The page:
By Josie Cox and Tommy Stubbington

European stocks rose Thursday despite dismal European economic growth figures, while German government bonds jumped to a record high, signaling that investors anticipate further stimulus from the European Central Bank.

Stocks initially fell after the data release, the latest in a string of recent setbacks for the region's economy. But they later recovered those losses, with the Stoxx Europe 600 closing 0.3% higher.

The yield on the 10-year German government bond briefly dipped below 1%--its lowest on record--and well below previous troughs hit in July 2012, when the euro-zone debt crisis threatened to spiral out of control. Yields fall as prices rise.

Bonds in more fiscally-fragile euro-zone nations such as Spain, Italy, Portugal and Greece also gained.

"This smacks of the now familiar 'bad news is good news' market reaction function, [where] poor data is risk positive in that it increases the odds of additional policy support [from the ECB]," said interest-rate strategists at Rabobank.

In equity markets, Paris' CAC 40 and Frankfurt's DAX both added 0.3%.

Citigroup economists said the weak data "continue to highlight the anemic growth backdrop which, coupled with the low inflation environment, signifies prospects of further ECB action later in the year."

The euro edged higher against the U.S. dollar to $1.3375. Kit Juckes, a macro strategist at Société Générale said the heavy weight of existing bets against the euro was leaving little scope for the currency to move much lower against the dollar. "Patience is needed, " he wrote in a note to clients.

Data released last Friday by the U.S. Commodity Futures Trading Commission showed that bets against the euro are already at their highest level since mid-2012.

France reported that its economy had stagnated for a second straight quarter in the three months to June. More eye-catching though, Germany's gross domestic product was also weaker than expected, with the economy contracting 0.2% in the second quarter of the year.

At the start of the year, the euro zone's two core economies were on divergent paths, with Germany surging ahead as French economic growth ground to a halt.

Economists polled by The Wall Street Journal last week had expected the German economy to shrink 0.1% on the quarter.

The composite GDP figure for the whole of the euro-zone came in flat on the quarter androse 0.7% on the same quarter last year.

"We cannot rule out that these numbers mark the beginning of a more prolonged downturn, rather than a dip," said Riccardo Barbieri, Mizuho's chief European economist. Economists at BNP Paribas, meanwhile, termed the figures a "double-ouch" and highlighted that France and Germany account for around 50% of total euro-zone GDP.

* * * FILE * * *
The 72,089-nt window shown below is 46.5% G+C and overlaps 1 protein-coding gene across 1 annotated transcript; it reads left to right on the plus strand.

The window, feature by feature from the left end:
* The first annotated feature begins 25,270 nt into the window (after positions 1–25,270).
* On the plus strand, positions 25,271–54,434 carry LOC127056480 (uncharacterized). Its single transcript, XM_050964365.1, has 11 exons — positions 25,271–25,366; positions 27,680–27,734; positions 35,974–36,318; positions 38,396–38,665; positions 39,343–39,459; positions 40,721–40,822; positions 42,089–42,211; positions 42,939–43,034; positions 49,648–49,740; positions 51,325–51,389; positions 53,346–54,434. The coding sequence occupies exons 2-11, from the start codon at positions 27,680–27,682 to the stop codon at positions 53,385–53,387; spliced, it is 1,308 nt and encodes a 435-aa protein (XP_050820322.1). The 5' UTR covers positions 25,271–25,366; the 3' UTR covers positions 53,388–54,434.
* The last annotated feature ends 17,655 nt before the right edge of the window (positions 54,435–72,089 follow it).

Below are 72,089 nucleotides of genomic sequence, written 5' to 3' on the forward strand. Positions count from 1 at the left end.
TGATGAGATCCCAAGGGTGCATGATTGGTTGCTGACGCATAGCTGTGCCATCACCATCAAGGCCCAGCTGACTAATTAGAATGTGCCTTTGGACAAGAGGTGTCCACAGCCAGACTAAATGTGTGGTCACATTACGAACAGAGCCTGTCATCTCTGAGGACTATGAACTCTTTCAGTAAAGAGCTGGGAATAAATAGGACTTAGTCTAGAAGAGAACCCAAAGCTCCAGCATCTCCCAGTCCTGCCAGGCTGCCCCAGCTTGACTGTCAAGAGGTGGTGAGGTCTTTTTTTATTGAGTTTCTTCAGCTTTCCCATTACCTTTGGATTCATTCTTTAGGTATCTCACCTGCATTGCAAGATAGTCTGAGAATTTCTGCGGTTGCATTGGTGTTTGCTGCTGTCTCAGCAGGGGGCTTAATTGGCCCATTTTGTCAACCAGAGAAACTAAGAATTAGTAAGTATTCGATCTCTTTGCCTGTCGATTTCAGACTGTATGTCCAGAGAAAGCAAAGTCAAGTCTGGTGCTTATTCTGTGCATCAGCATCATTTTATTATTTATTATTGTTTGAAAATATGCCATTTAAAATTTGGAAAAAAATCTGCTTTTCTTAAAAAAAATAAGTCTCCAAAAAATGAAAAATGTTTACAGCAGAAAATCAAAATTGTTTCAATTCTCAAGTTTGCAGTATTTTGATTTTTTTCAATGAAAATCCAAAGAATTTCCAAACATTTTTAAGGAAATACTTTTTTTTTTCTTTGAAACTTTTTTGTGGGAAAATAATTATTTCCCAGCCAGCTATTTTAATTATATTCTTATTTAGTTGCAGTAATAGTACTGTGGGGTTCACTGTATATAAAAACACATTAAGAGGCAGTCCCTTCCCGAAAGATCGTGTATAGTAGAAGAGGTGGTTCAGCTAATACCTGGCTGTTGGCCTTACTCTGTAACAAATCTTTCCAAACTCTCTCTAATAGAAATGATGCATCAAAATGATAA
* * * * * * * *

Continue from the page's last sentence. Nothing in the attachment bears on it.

"Two downward surprises in the two biggest euro-zone members today, combined with the downward surprise from Italy last weak don't bode well for the euro-zone average," they wrote.

Data last week showed that Italy has slipped into its third recession since 2008. The country's economy contracted at an annualized rate of 0.8% in the quarter ended June 30, according to a first estimate by national statistics institute Istat, surprising some economists who had even forecast a return to slight growth.

Commenting on the French figures, economists at Barclays struggled to identify any reassuring signs in the breakdown of the data.

"All in all, we see very limited leeway for a significant pick up in the economy's momentum," they wrote in a note to clients.

"The implication of today's disappointment is that our 0.6% and 1.3% growth forecasts for 2014 and 2015, respectively, have come down by 0.1 percentage points to 0.5% and 1.2%. If anything, we think risks are skewed to the downside," they said.

Elsewhere in Europe, Dutch GDP expanded by 0.5% on the quarter and by 0.9% on the year, providing some relief after a surprisingly weak first quarter, which saw a contraction of 0.4% due to a drop in gas exports as a result of a mild winter. Austria's economy grew at a modest 0.2% rate, an improvement on the 0.1% recorded in the first quarter, while Slovakia matched Spain in recording growth of 0.6%. For economists, however, those figures appeared to offer only limited consolation.

Lee Hardman, a currency economist at Bank of Tokyo-Mitsubishi UFJ said that Thursday's figures only "reinforce investor concerns over the euro-zone growth outlook at a time when rising geopolitical tensions have also increased downside risks to growth."

In commodities, gold fell 0.1% to $1,312.90 a troy ounce. Brent crude was 2.4% lower at $102.59 a barrel, on continued concerns about weak demand after the euro-zone data.

Write to Josie Cox at josie.cox@wsj.com and Tommy Stubbington at tommy.stubbington@wsj.com

(END) Dow Jones Newswires

August 14, 2014 12:33 ET (16:33 GMT)

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